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I would like to create a python function that would allow me to iterate over the months from a start point to a stop point. For example it would look something like

def months(start_month, start_year, end_month, end_year):

Calling months(8, 2010, 3, 2011) would return:

((8, 2010), (9, 2010), (10, 2010), (11, 2010), (12, 2010), (1, 2011), (2, 2011), (3, 2011))

The function could just return a tuple of tuples, but I would love to see it as a generator (ie using yield).

I've checked the calendar python module and it doesn't appear to provide this functionality. I could write a nasty for loop to do it easily enough, but I'm interested to see how gracefully it could be done by a pro.

Thanks.

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Why shouldn't a professional write some code using two nested loops. Better readable somewhat more verbose code than dense and tricky code using fancy language features that are hard to understand after one day. –  Andreas Jung Apr 20 '11 at 17:50
    
Well the solution most certainly would involve at least one for loop, but the only approach I can think of also involves all sorts of ifs, ie, if start_year == end_year , if end_year - start_year > 1, etc... It just seems like there is a more beautiful solution than that. –  dgel Apr 20 '11 at 17:53
    
The dateutil module could be useful here –  kristi May 19 '11 at 19:50
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7 Answers

up vote 12 down vote accepted

The calendar works like this.

def month_year_iter( start_month, start_year, end_month, end_year ):
    ym_start= 12*start_year + start_month - 1
    ym_end= 12*end_year + end_month - 1
    for ym in range( ym_start, ym_end ):
        y, m = divmod( ym, 12 )
        yield y, m+1

All multiple-unit things work like this. Feet and Inches, Hours, Minutes and Seconds, etc., etc. The only thing that's not this simple is months-days or months-weeks because months are irregular. Everything else is regular, and you need to work in the finest-grained units.

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1  
perfect solution –  Andreas Jung Apr 20 '11 at 18:02
1  
That's the beauty I was looking for. I absolutely never thought about it like that. Thanks a lot. –  dgel Apr 20 '11 at 18:08
    
Great answer, but all regular things do not work exactly like this, in the sense of having to add and subtract 1 because months are numbered from 1..12 instead of 0..11 (like feet and inches). –  martineau Apr 20 '11 at 18:56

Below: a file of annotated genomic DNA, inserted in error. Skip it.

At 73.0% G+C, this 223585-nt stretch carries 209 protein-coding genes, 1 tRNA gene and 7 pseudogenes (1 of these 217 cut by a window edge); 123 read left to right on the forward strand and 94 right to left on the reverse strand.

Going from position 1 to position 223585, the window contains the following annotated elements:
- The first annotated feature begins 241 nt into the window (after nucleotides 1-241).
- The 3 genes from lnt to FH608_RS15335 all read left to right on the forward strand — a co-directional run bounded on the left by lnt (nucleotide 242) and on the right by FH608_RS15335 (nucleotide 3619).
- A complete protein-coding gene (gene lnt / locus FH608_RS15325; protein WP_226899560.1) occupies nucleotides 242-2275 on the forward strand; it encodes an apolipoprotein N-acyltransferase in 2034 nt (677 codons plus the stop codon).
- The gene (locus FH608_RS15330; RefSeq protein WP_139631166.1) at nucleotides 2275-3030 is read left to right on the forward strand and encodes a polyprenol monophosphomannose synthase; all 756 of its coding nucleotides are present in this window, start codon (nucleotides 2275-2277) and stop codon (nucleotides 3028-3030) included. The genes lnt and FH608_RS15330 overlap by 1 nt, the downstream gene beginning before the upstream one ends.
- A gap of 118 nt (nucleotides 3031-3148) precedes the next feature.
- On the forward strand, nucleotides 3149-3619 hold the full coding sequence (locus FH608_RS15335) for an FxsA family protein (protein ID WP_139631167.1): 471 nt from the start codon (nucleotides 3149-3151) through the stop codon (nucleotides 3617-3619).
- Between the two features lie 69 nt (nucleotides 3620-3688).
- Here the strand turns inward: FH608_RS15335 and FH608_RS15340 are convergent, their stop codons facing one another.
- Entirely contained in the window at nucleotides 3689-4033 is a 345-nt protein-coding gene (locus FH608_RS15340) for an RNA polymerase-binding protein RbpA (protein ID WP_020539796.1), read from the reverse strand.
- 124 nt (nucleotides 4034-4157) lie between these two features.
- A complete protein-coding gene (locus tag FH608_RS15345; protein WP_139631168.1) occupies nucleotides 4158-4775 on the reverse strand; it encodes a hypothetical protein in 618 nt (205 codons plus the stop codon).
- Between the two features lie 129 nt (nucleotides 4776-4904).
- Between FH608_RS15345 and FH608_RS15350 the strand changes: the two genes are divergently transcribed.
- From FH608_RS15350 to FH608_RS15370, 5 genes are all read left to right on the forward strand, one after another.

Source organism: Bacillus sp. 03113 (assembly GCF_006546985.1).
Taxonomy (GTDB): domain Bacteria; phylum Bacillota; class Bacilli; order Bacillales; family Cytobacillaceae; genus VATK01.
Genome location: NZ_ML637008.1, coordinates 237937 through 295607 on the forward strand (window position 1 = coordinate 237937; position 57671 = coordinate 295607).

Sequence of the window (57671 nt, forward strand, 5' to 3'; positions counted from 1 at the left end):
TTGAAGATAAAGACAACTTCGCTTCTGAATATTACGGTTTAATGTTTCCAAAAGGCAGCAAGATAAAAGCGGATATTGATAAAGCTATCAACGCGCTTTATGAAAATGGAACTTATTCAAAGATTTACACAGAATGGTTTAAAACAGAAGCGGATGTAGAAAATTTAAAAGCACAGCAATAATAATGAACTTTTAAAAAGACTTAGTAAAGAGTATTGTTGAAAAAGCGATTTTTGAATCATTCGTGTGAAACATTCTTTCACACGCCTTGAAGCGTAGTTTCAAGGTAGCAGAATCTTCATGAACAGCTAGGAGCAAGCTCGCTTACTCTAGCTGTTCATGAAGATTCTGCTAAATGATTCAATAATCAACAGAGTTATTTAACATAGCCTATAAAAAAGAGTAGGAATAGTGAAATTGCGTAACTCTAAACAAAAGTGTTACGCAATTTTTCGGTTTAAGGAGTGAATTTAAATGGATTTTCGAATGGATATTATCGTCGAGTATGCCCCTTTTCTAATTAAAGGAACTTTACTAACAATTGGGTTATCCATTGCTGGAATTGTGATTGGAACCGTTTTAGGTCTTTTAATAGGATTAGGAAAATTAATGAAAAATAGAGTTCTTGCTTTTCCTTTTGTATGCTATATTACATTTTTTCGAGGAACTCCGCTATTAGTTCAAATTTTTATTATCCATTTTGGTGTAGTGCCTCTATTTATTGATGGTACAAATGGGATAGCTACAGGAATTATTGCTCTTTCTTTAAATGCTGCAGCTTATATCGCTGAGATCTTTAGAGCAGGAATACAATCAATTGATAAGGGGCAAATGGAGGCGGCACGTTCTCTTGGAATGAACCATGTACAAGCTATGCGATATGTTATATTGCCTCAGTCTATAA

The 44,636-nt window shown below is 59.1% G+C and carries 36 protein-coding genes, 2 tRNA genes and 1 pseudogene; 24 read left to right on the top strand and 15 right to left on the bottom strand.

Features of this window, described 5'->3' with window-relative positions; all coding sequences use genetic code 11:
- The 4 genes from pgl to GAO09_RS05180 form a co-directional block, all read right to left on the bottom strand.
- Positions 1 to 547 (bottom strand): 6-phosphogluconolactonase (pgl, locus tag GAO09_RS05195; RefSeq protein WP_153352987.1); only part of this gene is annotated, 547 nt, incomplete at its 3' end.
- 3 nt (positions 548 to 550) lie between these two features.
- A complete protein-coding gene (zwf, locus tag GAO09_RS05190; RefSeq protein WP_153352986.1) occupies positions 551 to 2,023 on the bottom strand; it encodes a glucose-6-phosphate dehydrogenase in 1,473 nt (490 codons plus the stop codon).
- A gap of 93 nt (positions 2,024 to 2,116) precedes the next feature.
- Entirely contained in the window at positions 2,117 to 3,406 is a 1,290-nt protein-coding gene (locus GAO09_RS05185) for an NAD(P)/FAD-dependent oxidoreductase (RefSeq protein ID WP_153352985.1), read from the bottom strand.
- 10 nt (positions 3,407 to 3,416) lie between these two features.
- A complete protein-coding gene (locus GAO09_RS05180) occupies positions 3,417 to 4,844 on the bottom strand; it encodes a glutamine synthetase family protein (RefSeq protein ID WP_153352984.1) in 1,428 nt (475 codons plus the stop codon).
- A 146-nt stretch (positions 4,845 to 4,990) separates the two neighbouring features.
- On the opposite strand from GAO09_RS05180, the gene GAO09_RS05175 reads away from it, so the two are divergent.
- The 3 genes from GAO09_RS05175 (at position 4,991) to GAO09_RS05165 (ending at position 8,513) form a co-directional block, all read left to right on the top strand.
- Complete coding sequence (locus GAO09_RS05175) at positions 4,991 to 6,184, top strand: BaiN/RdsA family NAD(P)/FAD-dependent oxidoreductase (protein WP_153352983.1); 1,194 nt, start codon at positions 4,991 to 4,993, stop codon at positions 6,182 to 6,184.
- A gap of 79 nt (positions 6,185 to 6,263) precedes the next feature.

@martineau: True. But all things work out well in their finest grained units. (Except months, which are irregular). The ±1 is an encoding nuance that's often obvious. From your comment, I gather it's not always obvious. –  S.Lott Apr 20 '11 at 19:03
    
@S.Lott: Just pointing the subtlety out to others, you can never be sure... –  martineau Apr 20 '11 at 22:10
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Perhaps the elegance or speed of this could be improved, but it's the straightforward solution:

def months(start_month, start_year, end_month, end_year):
    month, year = start_month, start_year
    while True:
        yield month, year
        if (month, year) == (end_month, end_year):
            return
        month += 1
        if (month > 12):
            month = 1
            year += 1

EDIT: And here's a less straightforward one that avoids even needing to use yield by using a generator comprehension:

def months2(start_month, start_year, end_month, end_year):
    return (((m_y % 12) + 1, m_y / 12) for m_y in
            range(12 * start_year + start_month - 1, 12 * end_year + end_month))
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Probably best to make the end month exclusive, like range. See also: cs.utexas.edu/users/EWD/transcriptions/EWD08xx/EWD831.html –  Devin Jeanpierre Apr 20 '11 at 17:55
1  
Agreed, I was just matching the problem statement. –  dfan Apr 20 '11 at 17:59
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A simpler version of dfan's approach, and also a simpler solution than S. Lott's (no division, no modulo):